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Proceedings Paper

New computational control techniques and increased understanding for stereo 3-D displays
Author(s): Steven P. Williams; Russell V. Parrish
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Paper Abstract

Three-dimensional pictorial displays, incorporating depth cues via stereopsis, offer a potential means of displaying information in a natural way to enhance situational awareness and provide increases in operator performance. Conventional computational techniques rely on asymptotic transformations and symmetric clipping to provide the stereo pair. New techniques that replace these conventional computations were developed to increase the control of the stereo-viewing space. Also, the effective region of stereopsis cuing was determined empirically by comparing perceived depth against computed depth. Conventional asymptotic transformations, used to map the visual scene to the stereo viewing volume, allow a single, specific scene distance to be fixed at the screen location. The new piece-wise linear approach allows creative partitioning of the depth viewing volume, with freedom to place the depth cuing emphasis where desired. Asymmetric clipping makes better use of the available display surface than symmetric clipping, and provides increased fields-of-view throughout the depth-viewing volume. The results of the experiment determining the effective region of stereopsis cuing indicate that a practical viewing volume falls between -25%and+60% of the viewer-to-screen distance. Also, the data revealed that increasing viewer-to-CRT distances provide increasing amounts of usable depth.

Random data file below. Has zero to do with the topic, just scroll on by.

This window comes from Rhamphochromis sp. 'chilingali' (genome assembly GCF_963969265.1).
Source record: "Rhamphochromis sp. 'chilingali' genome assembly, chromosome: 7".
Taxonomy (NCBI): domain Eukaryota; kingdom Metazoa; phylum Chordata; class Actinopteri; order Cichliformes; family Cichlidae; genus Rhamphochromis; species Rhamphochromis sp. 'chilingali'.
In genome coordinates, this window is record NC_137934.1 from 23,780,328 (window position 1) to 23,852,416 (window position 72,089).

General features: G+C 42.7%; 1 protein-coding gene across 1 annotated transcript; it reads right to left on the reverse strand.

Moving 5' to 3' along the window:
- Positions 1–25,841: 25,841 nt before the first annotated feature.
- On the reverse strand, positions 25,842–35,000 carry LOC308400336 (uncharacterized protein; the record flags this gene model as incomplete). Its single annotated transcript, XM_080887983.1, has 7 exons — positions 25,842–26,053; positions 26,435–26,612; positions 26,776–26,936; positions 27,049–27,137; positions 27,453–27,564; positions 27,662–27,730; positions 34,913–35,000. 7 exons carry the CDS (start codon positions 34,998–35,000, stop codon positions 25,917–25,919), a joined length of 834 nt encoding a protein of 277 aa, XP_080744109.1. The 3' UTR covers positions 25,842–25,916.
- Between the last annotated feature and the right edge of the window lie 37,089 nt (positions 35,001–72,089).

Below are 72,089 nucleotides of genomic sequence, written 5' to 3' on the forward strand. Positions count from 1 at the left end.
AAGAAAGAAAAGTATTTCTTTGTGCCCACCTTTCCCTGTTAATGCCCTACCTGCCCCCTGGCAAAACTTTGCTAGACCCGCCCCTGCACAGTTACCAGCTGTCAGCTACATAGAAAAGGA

Paper Details

Date Published: 1 September 1990
PDF: 10 pages
Proc. SPIE 1256, Stereoscopic Displays and Applications, (1 September 1990); doi: 10.1117/12.19891
Show Author Affiliations
Steven P. Williams, NASA/Langley Research Ctr. (United States)
Russell V. Parrish, NASA/Langley Research Ctr. (United States)

Published in SPIE Proceedings Vol. 1256:
Stereoscopic Displays and Applications
John O. Merritt; Scott S. Fisher, Editor(s)

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